In Toronto, theatres have moved cautiously to reopen – and even then, were blindsided by the Omicron wave this winter – but most of the city’s established companies are producing live shows again this spring. Tarragon Theatre, that august generator of new Canadian plays, has been going full throttle since March, with two more works, Chloé Hung’s Three Women of Swatow and The Herd by Kenneth T. Williams, set to have world premieres in April and May, respectively. Canadian Stage and Soulpepper Theatre, the city’s two largest public theatres, are also live again, while commercial heavyweight Mirvish Productions, which had to close the much-loved Come From Away due to COVID this past winter, is preparing to open the much-anticipated Canadian production of Harry Potter and the Cursed Child in June.
Live musical performances are back, too, from the Canadian Opera Company, which has spring productions of La Traviata and The Magic Flute, to the Aga Khan Museum. The latter is presenting an array of global music, ranging from Syrian-born jazz clarinetist Kinan Azmeh and his band to Ukrainian avant-garde cabaret artists Dakh Daughters.
Amirali Alibhai, the Aga Khan Museum’s head of performing arts, says one of the consequences of the pandemic is that he’s been able to book in local artists with international reputations who might otherwise be touring the world. “We’ve discovered that there are masters amongst us,” Alibhai says, noting, for example, that the renowned sitar and surbahar player Irshad Khan is based in Mississauga.
A variety of entertainment is also on offer at other performing arts venues across the GTA, including the Flato Markham Theatre, Mississauga’s Living Arts Centre and the Rose Brampton. Shows range from the Dora Award-winning residential-school drama The Mush Hole – visiting both the Flato Markham and the Rose – to Broadway musical legend Bernadette Peters, who will play the latter theatre in May.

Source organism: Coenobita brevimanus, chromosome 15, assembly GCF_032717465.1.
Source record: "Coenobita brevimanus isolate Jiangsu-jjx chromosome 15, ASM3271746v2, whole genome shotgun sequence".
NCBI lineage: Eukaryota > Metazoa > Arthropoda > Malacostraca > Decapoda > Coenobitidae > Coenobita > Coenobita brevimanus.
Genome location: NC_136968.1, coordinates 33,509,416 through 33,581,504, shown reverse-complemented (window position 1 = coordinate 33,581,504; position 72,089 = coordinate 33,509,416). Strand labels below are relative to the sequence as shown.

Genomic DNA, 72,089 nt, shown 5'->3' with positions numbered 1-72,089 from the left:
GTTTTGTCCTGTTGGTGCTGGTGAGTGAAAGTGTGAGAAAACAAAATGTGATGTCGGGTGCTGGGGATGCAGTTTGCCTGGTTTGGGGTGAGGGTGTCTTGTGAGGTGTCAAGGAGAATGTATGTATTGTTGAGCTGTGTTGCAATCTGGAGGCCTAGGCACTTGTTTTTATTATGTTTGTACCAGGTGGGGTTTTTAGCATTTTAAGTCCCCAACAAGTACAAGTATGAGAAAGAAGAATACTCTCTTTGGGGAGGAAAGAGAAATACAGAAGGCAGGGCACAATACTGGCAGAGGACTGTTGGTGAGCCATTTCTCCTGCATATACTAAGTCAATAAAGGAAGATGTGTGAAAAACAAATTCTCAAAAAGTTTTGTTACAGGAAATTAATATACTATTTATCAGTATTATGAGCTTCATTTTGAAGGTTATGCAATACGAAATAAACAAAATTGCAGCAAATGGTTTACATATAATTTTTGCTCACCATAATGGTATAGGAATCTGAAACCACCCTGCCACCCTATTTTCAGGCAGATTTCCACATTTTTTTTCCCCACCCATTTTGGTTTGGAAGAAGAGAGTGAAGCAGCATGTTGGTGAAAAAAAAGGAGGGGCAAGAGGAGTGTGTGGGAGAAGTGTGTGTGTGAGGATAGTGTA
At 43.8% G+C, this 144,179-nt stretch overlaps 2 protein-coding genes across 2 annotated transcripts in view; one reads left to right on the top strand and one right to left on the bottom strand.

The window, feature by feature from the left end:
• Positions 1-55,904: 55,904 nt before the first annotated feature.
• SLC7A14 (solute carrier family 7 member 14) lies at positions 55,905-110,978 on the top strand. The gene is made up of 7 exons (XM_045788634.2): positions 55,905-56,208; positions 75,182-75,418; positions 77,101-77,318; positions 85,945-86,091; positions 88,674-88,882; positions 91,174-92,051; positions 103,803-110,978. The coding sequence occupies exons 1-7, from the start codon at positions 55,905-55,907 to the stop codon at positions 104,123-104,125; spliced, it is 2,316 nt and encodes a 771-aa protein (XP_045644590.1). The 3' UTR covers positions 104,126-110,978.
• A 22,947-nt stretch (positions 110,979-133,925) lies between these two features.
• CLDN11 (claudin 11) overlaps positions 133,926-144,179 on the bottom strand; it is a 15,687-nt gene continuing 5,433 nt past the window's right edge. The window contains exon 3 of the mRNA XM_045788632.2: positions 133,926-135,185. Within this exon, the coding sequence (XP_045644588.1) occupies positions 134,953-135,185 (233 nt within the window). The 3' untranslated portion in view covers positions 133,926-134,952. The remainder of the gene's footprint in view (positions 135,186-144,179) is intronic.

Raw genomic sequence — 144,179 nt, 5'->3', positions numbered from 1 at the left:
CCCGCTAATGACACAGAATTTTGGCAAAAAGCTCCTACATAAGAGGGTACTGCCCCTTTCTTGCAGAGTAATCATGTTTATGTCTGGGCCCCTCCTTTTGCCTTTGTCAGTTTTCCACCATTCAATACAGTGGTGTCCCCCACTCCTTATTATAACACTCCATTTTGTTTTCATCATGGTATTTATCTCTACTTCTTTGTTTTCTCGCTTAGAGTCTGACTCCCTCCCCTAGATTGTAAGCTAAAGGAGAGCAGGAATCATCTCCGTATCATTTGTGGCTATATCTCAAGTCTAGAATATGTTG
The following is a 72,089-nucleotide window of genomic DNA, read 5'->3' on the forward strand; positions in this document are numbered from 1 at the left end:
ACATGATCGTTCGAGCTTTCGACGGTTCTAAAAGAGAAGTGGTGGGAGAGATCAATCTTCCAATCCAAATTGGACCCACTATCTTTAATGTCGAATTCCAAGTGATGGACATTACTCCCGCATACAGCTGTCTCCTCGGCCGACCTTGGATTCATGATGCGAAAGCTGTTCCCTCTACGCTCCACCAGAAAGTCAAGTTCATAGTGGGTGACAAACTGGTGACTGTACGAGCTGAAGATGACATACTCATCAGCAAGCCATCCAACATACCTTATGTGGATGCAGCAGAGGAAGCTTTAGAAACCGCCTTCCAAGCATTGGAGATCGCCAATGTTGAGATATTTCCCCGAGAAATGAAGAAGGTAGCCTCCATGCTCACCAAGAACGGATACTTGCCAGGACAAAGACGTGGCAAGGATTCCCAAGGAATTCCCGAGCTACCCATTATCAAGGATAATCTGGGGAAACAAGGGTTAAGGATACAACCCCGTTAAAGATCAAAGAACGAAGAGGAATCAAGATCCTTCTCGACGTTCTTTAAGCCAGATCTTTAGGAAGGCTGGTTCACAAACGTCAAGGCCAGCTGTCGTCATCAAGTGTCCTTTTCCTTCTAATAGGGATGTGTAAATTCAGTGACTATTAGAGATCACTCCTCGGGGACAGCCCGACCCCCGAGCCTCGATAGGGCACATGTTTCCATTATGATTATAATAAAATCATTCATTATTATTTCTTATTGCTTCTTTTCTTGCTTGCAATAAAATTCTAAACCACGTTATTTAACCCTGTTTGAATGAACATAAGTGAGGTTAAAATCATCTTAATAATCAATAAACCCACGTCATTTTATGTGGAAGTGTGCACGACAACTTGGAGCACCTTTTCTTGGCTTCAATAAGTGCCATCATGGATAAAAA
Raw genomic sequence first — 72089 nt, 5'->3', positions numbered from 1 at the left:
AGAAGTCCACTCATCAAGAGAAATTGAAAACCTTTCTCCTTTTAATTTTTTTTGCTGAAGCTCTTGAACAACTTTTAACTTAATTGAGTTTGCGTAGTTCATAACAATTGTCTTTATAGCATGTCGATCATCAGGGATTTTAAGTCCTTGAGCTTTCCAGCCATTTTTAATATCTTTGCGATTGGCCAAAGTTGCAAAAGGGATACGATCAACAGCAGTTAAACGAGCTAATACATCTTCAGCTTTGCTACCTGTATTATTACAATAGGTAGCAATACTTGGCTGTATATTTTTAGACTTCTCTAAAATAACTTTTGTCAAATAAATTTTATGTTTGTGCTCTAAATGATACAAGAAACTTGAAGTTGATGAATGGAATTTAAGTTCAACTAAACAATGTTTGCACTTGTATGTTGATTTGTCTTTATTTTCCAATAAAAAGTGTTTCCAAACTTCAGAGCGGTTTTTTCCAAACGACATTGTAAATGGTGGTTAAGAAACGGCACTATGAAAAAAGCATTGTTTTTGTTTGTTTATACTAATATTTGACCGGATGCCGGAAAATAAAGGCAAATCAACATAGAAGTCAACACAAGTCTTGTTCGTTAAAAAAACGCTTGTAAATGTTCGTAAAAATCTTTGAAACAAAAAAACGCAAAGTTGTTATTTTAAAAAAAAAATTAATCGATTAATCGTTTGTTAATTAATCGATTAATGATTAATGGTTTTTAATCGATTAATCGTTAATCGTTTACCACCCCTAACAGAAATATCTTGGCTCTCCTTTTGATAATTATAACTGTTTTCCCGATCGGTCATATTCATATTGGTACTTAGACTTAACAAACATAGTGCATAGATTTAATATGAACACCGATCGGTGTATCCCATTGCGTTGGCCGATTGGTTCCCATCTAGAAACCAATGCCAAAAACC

Further afield, the Scugog Council for the Arts is bringing together live indoor and outdoor events with virtual ones for its small-town BIG festival. The multidisciplinary arts fest, which includes everything from a vintage jazz concert with violinist Lenny Solomon to an evening with Indigenous playwright and humorist Drew Hayden Taylor, runs April 30 to May 8 at 22 venues in Port Perry and throughout the Scugog township.
Although producers are anticipating some hesitancy from audiences – the Shaw Festival’s Jennings says he’s budgeted conservatively even for this year’s major musical, Damn Yankees, which in normal times would be a big box-office draw – there’s an overall confidence that a combination of vaccinations and cabin fever will bring people out.
Indeed, Steven Schipper, executive artistic director of the Rose, claims his theatre’s recent programming has been breaking attendance records. “What we’ve been seeing so far is exhilarating,” he says. “There’s a sense of normality.”
“We’ve all been so isolated, and I think there’s a real longing for coming together again,” Abbey adds.
Jennings got a sense of that in 2021, when the Shaw, thanks to its famously prescient investment in pandemic insurance, was able to stage the largest theatre season in North America and drew some 50,000 patrons.
“People would come to a performance for the first time, having been locked in their houses for 15 or 18 months, and they would have these hugely emotional responses,” he says. “They’d start weeping like they’d gotten a piece of themselves back. I think the pandemic has proven to a lot more people just how necessary art is.”